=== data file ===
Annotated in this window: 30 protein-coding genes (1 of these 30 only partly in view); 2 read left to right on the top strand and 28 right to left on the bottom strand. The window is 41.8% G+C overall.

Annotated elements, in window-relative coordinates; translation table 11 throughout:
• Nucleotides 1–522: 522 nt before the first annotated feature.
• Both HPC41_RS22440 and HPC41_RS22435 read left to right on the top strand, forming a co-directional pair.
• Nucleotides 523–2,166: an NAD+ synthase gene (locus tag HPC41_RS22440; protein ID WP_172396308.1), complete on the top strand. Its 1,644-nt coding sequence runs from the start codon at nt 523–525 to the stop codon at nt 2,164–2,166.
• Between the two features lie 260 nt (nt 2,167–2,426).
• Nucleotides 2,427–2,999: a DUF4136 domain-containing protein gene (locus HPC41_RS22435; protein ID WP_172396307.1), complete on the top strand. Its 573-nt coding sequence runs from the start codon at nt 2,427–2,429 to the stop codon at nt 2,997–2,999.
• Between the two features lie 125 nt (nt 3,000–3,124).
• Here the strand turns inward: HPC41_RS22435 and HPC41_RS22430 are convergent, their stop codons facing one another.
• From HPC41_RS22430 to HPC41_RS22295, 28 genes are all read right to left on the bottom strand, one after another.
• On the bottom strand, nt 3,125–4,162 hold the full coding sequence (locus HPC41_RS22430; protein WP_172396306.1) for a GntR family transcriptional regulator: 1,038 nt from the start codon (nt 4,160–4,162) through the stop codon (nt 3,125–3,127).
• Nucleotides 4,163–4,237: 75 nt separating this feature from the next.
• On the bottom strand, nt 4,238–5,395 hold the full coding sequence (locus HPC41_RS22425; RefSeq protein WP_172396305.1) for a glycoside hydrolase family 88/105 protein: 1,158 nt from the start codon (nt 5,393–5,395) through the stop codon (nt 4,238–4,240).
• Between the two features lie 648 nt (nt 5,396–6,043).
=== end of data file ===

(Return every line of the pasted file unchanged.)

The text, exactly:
Annotated in this window: 30 protein-coding genes (1 of these 30 only partly in view); 2 read left to right on the top strand and 28 right to left on the bottom strand. The window is 41.8% G+C overall.

Annotated elements, in window-relative coordinates; translation table 11 throughout:
• Nucleotides 1–522: 522 nt before the first annotated feature.
• Both HPC41_RS22440 and HPC41_RS22435 read left to right on the top strand, forming a co-directional pair.
• Nucleotides 523–2,166: an NAD+ synthase gene (locus tag HPC41_RS22440; protein ID WP_172396308.1), complete on the top strand. Its 1,644-nt coding sequence runs from the start codon at nt 523–525 to the stop codon at nt 2,164–2,166.
• Between the two features lie 260 nt (nt 2,167–2,426).
• Nucleotides 2,427–2,999: a DUF4136 domain-containing protein gene (locus HPC41_RS22435; protein ID WP_172396307.1), complete on the top strand. Its 573-nt coding sequence runs from the start codon at nt 2,427–2,429 to the stop codon at nt 2,997–2,999.
• Between the two features lie 125 nt (nt 3,000–3,124).
• Here the strand turns inward: HPC41_RS22435 and HPC41_RS22430 are convergent, their stop codons facing one another.
• From HPC41_RS22430 to HPC41_RS22295, 28 genes are all read right to left on the bottom strand, one after another.
• On the bottom strand, nt 3,125–4,162 hold the full coding sequence (locus HPC41_RS22430; protein WP_172396306.1) for a GntR family transcriptional regulator: 1,038 nt from the start codon (nt 4,160–4,162) through the stop codon (nt 3,125–3,127).
• Nucleotides 4,163–4,237: 75 nt separating this feature from the next.
• On the bottom strand, nt 4,238–5,395 hold the full coding sequence (locus HPC41_RS22425; RefSeq protein WP_172396305.1) for a glycoside hydrolase family 88/105 protein: 1,158 nt from the start codon (nt 5,393–5,395) through the stop codon (nt 4,238–4,240).
• Between the two features lie 648 nt (nt 5,396–6,043).